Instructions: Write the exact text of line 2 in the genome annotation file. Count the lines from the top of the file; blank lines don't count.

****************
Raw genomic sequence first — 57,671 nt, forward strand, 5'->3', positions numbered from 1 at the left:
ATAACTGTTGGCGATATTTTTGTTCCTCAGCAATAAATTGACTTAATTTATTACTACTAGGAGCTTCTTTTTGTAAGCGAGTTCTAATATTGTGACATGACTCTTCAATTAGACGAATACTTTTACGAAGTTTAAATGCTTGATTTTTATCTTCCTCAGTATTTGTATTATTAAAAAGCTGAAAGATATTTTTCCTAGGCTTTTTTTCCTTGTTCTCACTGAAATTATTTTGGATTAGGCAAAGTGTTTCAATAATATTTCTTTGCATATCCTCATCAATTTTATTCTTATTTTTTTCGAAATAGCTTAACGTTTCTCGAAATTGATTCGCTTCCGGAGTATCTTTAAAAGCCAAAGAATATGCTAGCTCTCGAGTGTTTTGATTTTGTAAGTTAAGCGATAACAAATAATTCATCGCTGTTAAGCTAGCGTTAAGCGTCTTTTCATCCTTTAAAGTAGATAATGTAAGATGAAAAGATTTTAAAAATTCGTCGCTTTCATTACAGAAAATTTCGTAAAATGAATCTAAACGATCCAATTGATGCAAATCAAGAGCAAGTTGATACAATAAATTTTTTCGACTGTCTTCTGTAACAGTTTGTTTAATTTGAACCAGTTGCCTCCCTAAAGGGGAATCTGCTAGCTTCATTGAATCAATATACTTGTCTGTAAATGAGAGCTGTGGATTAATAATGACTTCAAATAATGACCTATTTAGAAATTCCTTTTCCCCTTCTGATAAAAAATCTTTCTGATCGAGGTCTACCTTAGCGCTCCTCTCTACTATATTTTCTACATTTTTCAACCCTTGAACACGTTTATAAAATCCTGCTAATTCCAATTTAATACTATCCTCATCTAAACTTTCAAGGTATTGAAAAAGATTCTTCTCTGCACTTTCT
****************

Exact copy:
ATAACTGTTGGCGATATTTTTGTTCCTCAGCAATAAATTGACTTAATTTATTACTACTAGGAGCTTCTTTTTGTAAGCGAGTTCTAATATTGTGACATGACTCTTCAATTAGACGAATACTTTTACGAAGTTTAAATGCTTGATTTTTATCTTCCTCAGTATTTGTATTATTAAAAAGCTGAAAGATATTTTTCCTAGGCTTTTTTTCCTTGTTCTCACTGAAATTATTTTGGATTAGGCAAAGTGTTTCAATAATATTTCTTTGCATATCCTCATCAATTTTATTCTTATTTTTTTCGAAATAGCTTAACGTTTCTCGAAATTGATTCGCTTCCGGAGTATCTTTAAAAGCCAAAGAATATGCTAGCTCTCGAGTGTTTTGATTTTGTAAGTTAAGCGATAACAAATAATTCATCGCTGTTAAGCTAGCGTTAAGCGTCTTTTCATCCTTTAAAGTAGATAATGTAAGATGAAAAGATTTTAAAAATTCGTCGCTTTCATTACAGAAAATTTCGTAAAATGAATCTAAACGATCCAATTGATGCAAATCAAGAGCAAGTTGATACAATAAATTTTTTCGACTGTCTTCTGTAACAGTTTGTTTAATTTGAACCAGTTGCCTCCCTAAAGGGGAATCTGCTAGCTTCATTGAATCAATATACTTGTCTGTAAATGAGAGCTGTGGATTAATAATGACTTCAAATAATGACCTATTTAGAAATTCCTTTTCCCCTTCTGATAAAAAATCTTTCTGATCGAGGTCTACCTTAGCGCTCCTCTCTACTATATTTTCTACATTTTTCAACCCTTGAACACGTTTATAAAATCCTGCTAATTCCAATTTAATACTATCCTCATCTAAACTTTCAAGGTATTGAAAAAGATTCTTCTCTGCACTTTCT